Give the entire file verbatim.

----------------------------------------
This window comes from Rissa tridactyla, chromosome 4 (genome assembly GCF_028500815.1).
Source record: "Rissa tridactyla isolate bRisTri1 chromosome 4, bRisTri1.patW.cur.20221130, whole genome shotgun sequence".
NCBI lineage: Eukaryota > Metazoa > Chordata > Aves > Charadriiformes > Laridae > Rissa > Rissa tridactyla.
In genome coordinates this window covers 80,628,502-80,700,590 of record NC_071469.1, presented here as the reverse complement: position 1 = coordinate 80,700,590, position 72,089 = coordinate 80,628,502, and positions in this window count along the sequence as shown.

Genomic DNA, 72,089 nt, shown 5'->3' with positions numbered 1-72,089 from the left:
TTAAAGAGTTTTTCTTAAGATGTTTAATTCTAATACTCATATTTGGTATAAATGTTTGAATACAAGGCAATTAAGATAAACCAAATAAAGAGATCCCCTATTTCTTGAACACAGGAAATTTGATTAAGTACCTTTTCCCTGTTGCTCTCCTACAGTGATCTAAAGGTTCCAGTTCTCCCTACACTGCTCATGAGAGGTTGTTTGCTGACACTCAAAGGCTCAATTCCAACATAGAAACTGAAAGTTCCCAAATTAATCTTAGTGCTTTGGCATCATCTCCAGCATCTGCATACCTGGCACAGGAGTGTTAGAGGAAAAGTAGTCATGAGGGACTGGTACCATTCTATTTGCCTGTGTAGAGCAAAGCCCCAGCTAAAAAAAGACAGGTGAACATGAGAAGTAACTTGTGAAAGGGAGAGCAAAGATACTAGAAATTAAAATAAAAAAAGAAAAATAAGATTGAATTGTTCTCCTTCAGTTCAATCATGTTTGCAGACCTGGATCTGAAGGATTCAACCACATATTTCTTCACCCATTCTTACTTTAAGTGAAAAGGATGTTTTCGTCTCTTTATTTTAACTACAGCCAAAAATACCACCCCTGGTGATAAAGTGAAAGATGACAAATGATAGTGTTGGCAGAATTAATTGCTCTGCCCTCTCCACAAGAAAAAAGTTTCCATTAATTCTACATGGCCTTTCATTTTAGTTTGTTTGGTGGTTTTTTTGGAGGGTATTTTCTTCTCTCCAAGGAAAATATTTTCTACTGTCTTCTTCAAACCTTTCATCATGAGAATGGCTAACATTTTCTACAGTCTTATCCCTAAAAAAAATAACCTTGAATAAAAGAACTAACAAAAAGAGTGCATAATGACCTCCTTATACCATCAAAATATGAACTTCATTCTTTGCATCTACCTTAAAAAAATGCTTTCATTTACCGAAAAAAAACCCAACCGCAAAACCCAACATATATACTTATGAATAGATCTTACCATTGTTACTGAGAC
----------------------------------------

This window comes from Rissa tridactyla, chromosome 4 (genome assembly GCF_028500815.1).
Source record: "Rissa tridactyla isolate bRisTri1 chromosome 4, bRisTri1.patW.cur.20221130, whole genome shotgun sequence".
NCBI lineage: Eukaryota > Metazoa > Chordata > Aves > Charadriiformes > Laridae > Rissa > Rissa tridactyla.
In genome coordinates this window covers 80,628,502-80,700,590 of record NC_071469.1, presented here as the reverse complement: position 1 = coordinate 80,700,590, position 72,089 = coordinate 80,628,502, and positions in this window count along the sequence as shown.

Genomic DNA, 72,089 nt, shown 5'->3' with positions numbered 1-72,089 from the left:
TTAAAGAGTTTTTCTTAAGATGTTTAATTCTAATACTCATATTTGGTATAAATGTTTGAATACAAGGCAATTAAGATAAACCAAATAAAGAGATCCCCTATTTCTTGAACACAGGAAATTTGATTAAGTACCTTTTCCCTGTTGCTCTCCTACAGTGATCTAAAGGTTCCAGTTCTCCCTACACTGCTCATGAGAGGTTGTTTGCTGACACTCAAAGGCTCAATTCCAACATAGAAACTGAAAGTTCCCAAATTAATCTTAGTGCTTTGGCATCATCTCCAGCATCTGCATACCTGGCACAGGAGTGTTAGAGGAAAAGTAGTCATGAGGGACTGGTACCATTCTATTTGCCTGTGTAGAGCAAAGCCCCAGCTAAAAAAAGACAGGTGAACATGAGAAGTAACTTGTGAAAGGGAGAGCAAAGATACTAGAAATTAAAATAAAAAAAGAAAAATAAGATTGAATTGTTCTCCTTCAGTTCAATCATGTTTGCAGACCTGGATCTGAAGGATTCAACCACATATTTCTTCACCCATTCTTACTTTAAGTGAAAAGGATGTTTTCGTCTCTTTATTTTAACTACAGCCAAAAATACCACCCCTGGTGATAAAGTGAAAGATGACAAATGATAGTGTTGGCAGAATTAATTGCTCTGCCCTCTCCACAAGAAAAAAGTTTCCATTAATTCTACATGGCCTTTCATTTTAGTTTGTTTGGTGGTTTTTTTGGAGGGTATTTTCTTCTCTCCAAGGAAAATATTTTCTACTGTCTTCTTCAAACCTTTCATCATGAGAATGGCTAACATTTTCTACAGTCTTATCCCTAAAAAAAATAACCTTGAATAAAAGAACTAACAAAAAGAGTGCATAATGACCTCCTTATACCATCAAAATATGAACTTCATTCTTTGCATCTACCTTAAAAAAATGCTTTCATTTACCGAAAAAAAACCCAACCGCAAAACCCAACATATATACTTATGAATAGATCTTACCATTGTTACTGAGAC